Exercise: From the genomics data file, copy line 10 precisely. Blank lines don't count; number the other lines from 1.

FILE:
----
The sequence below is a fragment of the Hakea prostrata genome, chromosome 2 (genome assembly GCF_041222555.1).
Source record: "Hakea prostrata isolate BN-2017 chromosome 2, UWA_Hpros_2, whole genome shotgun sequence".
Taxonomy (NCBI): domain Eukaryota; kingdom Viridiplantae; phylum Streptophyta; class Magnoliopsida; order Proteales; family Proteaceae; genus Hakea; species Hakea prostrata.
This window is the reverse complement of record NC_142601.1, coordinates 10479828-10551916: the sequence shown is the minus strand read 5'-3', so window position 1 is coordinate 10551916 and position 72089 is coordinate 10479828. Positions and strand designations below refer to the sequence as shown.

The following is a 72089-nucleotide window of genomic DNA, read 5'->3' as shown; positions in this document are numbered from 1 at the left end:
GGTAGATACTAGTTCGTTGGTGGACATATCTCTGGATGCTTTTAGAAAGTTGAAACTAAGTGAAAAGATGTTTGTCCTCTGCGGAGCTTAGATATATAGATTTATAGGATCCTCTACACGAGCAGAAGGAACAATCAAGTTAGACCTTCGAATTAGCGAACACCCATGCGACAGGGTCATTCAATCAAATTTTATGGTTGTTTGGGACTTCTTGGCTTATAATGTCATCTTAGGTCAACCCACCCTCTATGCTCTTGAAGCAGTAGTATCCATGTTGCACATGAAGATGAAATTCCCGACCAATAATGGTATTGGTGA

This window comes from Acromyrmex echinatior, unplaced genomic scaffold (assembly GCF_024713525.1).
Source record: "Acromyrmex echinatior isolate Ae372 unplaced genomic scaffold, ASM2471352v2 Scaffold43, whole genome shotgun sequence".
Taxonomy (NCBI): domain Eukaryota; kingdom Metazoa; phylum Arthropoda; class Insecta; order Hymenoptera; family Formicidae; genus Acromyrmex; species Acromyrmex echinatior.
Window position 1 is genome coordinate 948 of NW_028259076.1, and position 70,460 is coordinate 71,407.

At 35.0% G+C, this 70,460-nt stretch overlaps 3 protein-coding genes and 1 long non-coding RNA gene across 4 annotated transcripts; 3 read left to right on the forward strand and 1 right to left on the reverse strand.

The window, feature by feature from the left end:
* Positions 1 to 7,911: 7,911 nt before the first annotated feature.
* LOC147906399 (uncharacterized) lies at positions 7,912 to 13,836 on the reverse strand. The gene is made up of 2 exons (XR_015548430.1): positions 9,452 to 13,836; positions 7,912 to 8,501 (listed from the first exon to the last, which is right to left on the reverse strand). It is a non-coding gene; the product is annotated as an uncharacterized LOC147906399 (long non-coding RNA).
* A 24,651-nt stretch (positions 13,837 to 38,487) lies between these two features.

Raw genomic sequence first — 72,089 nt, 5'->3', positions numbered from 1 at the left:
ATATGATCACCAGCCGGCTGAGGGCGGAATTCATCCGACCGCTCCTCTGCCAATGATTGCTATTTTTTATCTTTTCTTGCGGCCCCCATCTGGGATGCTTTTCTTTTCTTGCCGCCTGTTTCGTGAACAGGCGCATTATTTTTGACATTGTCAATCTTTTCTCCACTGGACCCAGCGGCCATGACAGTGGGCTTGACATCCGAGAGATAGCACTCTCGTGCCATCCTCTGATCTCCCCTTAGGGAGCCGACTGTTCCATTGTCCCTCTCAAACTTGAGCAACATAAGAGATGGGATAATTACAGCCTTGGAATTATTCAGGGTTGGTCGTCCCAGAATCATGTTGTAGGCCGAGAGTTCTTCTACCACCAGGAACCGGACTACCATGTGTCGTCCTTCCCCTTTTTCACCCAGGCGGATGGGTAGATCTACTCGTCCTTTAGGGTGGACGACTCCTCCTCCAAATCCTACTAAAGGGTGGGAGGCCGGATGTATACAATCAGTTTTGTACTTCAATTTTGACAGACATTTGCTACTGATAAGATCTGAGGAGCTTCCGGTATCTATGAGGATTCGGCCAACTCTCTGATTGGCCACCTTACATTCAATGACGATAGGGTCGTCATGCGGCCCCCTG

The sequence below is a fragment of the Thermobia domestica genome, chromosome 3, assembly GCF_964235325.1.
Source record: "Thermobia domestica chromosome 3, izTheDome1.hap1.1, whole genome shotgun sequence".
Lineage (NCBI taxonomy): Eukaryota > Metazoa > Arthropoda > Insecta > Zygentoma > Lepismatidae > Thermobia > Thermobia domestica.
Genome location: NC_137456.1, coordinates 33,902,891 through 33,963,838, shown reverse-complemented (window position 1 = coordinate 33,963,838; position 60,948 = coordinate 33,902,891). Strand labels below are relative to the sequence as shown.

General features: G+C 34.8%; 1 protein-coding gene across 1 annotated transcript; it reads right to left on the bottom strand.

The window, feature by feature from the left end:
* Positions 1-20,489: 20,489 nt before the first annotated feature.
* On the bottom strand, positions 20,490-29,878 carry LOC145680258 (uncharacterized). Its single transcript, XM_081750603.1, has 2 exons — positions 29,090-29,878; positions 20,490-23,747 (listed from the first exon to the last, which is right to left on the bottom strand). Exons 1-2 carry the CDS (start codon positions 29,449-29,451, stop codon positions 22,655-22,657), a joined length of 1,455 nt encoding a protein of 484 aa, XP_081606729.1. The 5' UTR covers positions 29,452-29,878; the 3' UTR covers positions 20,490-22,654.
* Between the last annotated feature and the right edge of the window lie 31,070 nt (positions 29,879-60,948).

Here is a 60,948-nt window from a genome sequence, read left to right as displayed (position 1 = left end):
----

Window position 1 is genome coordinate 948 of NW_028259076.1, and position 70,460 is coordinate 71,407.